Tuesday, March 3, 2009

UNDP continue to lie about SATYAM scandal - hides contract details - clean up files and visa papers for SATYAM employees

UNITED NATIONS, March 3 -- Faced with the direct question of whether the UN continues to receive computer services from the scandal-plagued firm Satyam, through theUN-affiliated International Computing Center, UN Associate Spokesperson Farhan Haq on Tuesday told Inner City Press to "ask Satyam."

   Since the UN, and Mr. Haq, are funded by taxpayers, and had just purported to issue a blanket denial of continuing services from Satyam, Inner City Press asked if that belated denial included any services through the ICC, which has employees who work in the UN Headquarters building. Of one ICC employee who went out a high-floor window of the UN to her death a year ago, Mr. Haq said, "It was a grim morning for me. Her family was disturbed [about Press coverage], I heard from Security." At that time, the UN Spokesperson's Office told Inner City Press that the ICC was affiliated with the UN, but not a part of the UN Secretariat.

   Does your denial cover services received from Satyam through the ICC, Inner City Press asked.  "That is meant to be a systemwide answer," Haq said. But did you ask the ICC? No, he answered.  He went on to defend the UN system's belated and halting disbarment of Satyam, disagreeing that the UN-affiliated World Bank didn't tell the rest of the system, saying rather that the World Bank delayed due to "due process." It should be noted that the UN continued contracting from ostensibly disbarred aviation and construction firms, like Corimec.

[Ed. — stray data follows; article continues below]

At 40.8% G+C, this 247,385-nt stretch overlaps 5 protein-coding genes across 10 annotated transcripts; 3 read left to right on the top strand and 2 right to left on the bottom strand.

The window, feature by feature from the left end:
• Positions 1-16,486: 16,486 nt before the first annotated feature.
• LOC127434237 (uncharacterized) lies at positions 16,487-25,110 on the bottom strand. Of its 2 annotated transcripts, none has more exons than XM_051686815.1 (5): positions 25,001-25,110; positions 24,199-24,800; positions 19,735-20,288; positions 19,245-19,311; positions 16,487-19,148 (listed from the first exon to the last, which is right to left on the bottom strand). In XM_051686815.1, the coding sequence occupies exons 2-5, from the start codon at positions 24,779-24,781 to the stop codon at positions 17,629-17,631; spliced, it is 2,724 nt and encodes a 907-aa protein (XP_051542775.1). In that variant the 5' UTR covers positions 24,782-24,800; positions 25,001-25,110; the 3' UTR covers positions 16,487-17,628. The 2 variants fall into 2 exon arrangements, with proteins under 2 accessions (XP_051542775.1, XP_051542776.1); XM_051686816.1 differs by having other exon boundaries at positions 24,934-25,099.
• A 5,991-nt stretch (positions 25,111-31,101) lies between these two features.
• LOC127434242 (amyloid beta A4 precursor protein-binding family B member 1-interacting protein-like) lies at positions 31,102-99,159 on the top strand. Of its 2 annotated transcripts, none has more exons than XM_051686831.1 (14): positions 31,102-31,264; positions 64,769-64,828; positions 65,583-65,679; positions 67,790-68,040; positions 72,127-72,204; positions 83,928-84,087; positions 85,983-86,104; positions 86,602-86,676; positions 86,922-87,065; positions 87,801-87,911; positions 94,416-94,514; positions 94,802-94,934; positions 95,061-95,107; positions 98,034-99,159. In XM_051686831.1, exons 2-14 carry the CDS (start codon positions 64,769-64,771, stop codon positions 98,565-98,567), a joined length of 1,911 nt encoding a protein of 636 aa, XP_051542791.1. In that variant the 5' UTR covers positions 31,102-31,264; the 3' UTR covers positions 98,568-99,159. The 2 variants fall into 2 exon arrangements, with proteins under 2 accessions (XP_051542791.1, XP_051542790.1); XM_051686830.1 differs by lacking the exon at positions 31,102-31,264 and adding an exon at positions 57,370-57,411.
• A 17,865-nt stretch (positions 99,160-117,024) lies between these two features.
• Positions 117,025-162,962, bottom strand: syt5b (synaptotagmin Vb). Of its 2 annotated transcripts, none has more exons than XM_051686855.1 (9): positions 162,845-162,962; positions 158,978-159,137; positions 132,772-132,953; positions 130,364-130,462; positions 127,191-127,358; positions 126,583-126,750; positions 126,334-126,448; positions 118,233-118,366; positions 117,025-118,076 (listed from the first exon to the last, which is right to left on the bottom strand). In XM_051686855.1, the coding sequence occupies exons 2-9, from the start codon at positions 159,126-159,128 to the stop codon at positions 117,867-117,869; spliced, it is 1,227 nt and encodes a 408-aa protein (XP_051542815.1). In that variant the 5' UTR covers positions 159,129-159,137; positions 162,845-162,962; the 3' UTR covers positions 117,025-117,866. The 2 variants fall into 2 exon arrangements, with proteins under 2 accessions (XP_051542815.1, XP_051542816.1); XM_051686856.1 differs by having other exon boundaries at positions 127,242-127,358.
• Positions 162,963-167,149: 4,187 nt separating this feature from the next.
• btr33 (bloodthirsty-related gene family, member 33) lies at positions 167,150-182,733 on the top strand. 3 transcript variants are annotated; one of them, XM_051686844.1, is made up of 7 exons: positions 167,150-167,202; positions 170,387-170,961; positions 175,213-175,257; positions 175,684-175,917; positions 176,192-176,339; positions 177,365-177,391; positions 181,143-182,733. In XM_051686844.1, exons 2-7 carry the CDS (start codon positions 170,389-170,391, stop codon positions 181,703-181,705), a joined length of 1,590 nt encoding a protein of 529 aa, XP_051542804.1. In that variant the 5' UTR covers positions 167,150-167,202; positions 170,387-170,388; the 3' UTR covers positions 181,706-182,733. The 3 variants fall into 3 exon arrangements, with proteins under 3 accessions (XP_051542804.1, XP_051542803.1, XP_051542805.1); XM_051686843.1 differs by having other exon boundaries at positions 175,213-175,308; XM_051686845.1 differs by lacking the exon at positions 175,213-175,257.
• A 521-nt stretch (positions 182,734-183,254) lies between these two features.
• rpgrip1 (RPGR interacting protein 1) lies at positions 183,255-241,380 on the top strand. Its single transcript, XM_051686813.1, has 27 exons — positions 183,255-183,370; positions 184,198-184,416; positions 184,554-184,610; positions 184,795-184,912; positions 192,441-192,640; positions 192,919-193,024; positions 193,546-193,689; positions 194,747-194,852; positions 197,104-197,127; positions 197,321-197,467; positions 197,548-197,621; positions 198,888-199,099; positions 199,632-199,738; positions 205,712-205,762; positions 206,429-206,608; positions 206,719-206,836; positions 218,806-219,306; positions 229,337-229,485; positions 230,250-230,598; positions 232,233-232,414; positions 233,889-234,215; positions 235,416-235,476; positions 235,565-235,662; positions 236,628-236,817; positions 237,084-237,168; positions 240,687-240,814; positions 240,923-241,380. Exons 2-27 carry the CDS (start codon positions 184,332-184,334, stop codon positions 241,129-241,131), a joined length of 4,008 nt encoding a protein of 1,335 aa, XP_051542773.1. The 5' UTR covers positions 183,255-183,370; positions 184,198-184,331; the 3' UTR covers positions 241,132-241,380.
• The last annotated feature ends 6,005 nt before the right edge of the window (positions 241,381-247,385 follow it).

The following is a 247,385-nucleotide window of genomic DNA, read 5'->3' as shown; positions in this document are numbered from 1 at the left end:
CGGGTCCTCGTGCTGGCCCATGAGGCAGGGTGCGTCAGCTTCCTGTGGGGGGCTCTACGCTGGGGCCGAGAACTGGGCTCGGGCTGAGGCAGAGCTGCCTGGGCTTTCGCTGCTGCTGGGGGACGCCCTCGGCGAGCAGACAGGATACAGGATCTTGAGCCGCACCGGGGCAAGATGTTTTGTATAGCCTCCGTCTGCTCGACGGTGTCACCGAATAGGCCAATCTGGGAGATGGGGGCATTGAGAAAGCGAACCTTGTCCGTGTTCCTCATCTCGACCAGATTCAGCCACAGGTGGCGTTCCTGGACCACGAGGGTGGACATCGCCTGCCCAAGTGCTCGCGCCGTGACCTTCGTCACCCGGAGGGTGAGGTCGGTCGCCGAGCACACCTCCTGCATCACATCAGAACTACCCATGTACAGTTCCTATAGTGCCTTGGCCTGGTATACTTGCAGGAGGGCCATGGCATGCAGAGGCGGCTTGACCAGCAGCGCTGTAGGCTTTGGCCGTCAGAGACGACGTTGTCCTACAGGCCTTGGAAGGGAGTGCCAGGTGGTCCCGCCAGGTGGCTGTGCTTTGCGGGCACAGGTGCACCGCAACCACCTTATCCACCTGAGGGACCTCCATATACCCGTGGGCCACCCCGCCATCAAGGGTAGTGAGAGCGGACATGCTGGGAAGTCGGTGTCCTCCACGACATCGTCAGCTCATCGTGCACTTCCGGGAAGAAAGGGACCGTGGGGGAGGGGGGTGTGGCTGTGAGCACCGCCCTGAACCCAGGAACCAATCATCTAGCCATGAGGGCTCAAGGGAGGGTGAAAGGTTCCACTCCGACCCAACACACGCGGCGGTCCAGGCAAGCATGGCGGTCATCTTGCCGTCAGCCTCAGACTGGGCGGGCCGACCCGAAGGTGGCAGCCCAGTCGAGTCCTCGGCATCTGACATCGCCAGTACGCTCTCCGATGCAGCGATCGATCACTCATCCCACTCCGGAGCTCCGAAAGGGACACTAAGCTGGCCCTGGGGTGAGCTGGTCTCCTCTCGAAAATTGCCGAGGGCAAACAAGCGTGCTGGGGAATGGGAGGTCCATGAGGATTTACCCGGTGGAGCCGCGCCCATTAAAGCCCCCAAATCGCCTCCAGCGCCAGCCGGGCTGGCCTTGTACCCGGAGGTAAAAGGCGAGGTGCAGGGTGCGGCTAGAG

Previously, Inner City Press had posed the question in writing to Angela Kane, the head of the UN's Department of Management, which oversees procurement. Ms. Kane wrote back, on this, to ask the "at the noon briefing... I just cannot respond to individual queries in view of the heavy demands on my time." Inner City Press then posed the question, about Satyam services to the UN through the International Computing Center, to the acting head of the Spokesperson's Office, Marie Okabe.

  At the noon briefing on March 3, Inner City Press asked Ms. Okabe, does the UN receive computer services through the International Computing Center from Satyam, the so-called Indian Enron? Ms. Okabe said that while she didn't "have the guidance" with her, an answer had been sent to Inner City Press earlier in the day. Video here, from Minute 12:59.

UN's evasions on Satyam: gamble or strategy?

   That claim was repeated in a subsequently email:

Subj: your questions at noon
From: unspokesperson-donotreply@un.org
To: Inner City Press
Sent: 3/3/2009 12:44:43 P.M. Eastern Standard Time

You asked several questions at noon, one of which (concerning Satyam) was answered in an email sent to you earlier today

Regarding allegations on corruption in Cambodia, this continues to be a topic we are pursuing with the Cambodian Government. We continued our high-level discussions with the Cambodian Government on 23 February on all issues related to the ECCC; Assistant Secretary-General for Legal Affairs Peter Taksoe-Jensen represented the United Nations. The discussions also focused on the work of the Joint Sessions, which are working to establish a mechanism to address the allegations of corruption.

Regarding the reported request from Bangladesh -- The United Nations has received a request, conveyed to our Resident Coordinator in Bangladesh, for assistance regarding investigations into the mutiny last week. That request is being studied.

  But check as Inner City Press could, there was no e-mail response on the Satyam question received earlier in the day. Inner City Press went and asked Ms. Okabe, who referred the question to Farhan Haq. Haq said he sent it at ten in the morning, then acknowledged it had been sent to a different -- incorrect -- email address. He resent the following, which makes no mention of the International Computing Center, the UN-affiliated entity in Inner City Press' question:

From: unspokesperson-donotreply@un.org
To: Inner City Press Sent: 3/3/2009 1:28:33 P.M. Eastern Standard Time
Subj: Fw: Questions on Satyam

-----Forwarded by UN Spokesperson - Do Not Reply/NY/UNO on 03/03/2009 01:28PM -----